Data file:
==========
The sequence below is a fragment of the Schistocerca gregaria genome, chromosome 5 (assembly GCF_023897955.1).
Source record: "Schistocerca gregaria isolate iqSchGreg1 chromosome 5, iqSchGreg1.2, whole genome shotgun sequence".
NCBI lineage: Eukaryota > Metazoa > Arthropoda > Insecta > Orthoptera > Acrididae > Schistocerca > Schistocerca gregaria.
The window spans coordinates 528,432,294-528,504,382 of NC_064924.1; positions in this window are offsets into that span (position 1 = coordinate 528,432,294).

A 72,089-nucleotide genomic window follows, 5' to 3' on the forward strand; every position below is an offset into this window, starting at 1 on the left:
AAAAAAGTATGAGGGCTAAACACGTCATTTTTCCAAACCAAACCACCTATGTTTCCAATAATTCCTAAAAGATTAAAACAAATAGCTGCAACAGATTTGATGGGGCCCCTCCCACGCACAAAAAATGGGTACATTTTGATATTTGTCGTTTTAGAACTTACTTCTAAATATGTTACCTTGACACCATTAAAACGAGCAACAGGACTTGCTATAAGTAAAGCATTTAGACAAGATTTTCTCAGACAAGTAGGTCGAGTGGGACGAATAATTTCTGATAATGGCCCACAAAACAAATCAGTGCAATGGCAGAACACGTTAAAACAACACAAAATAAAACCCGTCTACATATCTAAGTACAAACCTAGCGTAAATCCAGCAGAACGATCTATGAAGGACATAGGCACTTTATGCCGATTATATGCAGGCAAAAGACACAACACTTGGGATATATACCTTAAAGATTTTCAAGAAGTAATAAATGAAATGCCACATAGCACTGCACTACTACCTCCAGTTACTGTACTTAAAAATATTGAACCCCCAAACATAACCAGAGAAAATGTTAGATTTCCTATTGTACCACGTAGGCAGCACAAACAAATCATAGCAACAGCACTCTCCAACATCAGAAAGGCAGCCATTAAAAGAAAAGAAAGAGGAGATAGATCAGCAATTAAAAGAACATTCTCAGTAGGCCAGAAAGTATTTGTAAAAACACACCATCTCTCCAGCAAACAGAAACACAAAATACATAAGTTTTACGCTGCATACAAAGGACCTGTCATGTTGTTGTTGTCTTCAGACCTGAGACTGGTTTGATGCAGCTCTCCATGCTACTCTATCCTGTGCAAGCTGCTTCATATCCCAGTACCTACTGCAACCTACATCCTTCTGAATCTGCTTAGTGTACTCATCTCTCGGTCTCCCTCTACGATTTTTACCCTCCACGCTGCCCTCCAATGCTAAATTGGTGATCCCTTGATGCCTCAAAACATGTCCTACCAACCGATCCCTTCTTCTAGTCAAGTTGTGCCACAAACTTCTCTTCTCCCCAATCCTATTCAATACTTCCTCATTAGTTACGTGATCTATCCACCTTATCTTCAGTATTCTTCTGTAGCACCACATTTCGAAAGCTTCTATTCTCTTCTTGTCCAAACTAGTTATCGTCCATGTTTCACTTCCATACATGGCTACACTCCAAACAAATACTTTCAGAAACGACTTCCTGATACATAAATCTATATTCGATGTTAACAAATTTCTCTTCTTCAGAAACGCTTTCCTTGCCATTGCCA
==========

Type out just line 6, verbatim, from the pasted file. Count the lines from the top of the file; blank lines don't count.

AAAAAAGTATGAGGGCTAAACACGTCATTTTTCCAAACCAAACCACCTATGTTTCCAATAATTCCTAAAAGATTAAAACAAATAGCTGCAACAGATTTGATGGGGCCCCTCCCACGCACAAAAAATGGGTACATTTTGATATTTGTCGTTTTAGAACTTACTTCTAAATATGTTACCTTGACACCATTAAAACGAGCAACAGGACTTGCTATAAGTAAAGCATTTAGACAAGATTTTCTCAGACAAGTAGGTCGAGTGGGACGAATAATTTCTGATAATGGCCCACAAAACAAATCAGTGCAATGGCAGAACACGTTAAAACAACACAAAATAAAACCCGTCTACATATCTAAGTACAAACCTAGCGTAAATCCAGCAGAACGATCTATGAAGGACATAGGCACTTTATGCCGATTATATGCAGGCAAAAGACACAACACTTGGGATATATACCTTAAAGATTTTCAAGAAGTAATAAATGAAATGCCACATAGCACTGCACTACTACCTCCAGTTACTGTACTTAAAAATATTGAACCCCCAAACATAACCAGAGAAAATGTTAGATTTCCTATTGTACCACGTAGGCAGCACAAACAAATCATAGCAACAGCACTCTCCAACATCAGAAAGGCAGCCATTAAAAGAAAAGAAAGAGGAGATAGATCAGCAATTAAAAGAACATTCTCAGTAGGCCAGAAAGTATTTGTAAAAACACACCATCTCTCCAGCAAACAGAAACACAAAATACATAAGTTTTACGCTGCATACAAAGGACCTGTCATGTTGTTGTTGTCTTCAGACCTGAGACTGGTTTGATGCAGCTCTCCATGCTACTCTATCCTGTGCAAGCTGCTTCATATCCCAGTACCTACTGCAACCTACATCCTTCTGAATCTGCTTAGTGTACTCATCTCTCGGTCTCCCTCTACGATTTTTACCCTCCACGCTGCCCTCCAATGCTAAATTGGTGATCCCTTGATGCCTCAAAACATGTCCTACCAACCGATCCCTTCTTCTAGTCAAGTTGTGCCACAAACTTCTCTTCTCCCCAATCCTATTCAATACTTCCTCATTAGTTACGTGATCTATCCACCTTATCTTCAGTATTCTTCTGTAGCACCACATTTCGAAAGCTTCTATTCTCTTCTTGTCCAAACTAGTTATCGTCCATGTTTCACTTCCATACATGGCTACACTCCAAACAAATACTTTCAGAAACGACTTCCTGATACATAAATCTATATTCGATGTTAACAAATTTCTCTTCTTCAGAAACGCTTTCCTTGCCATTGCCA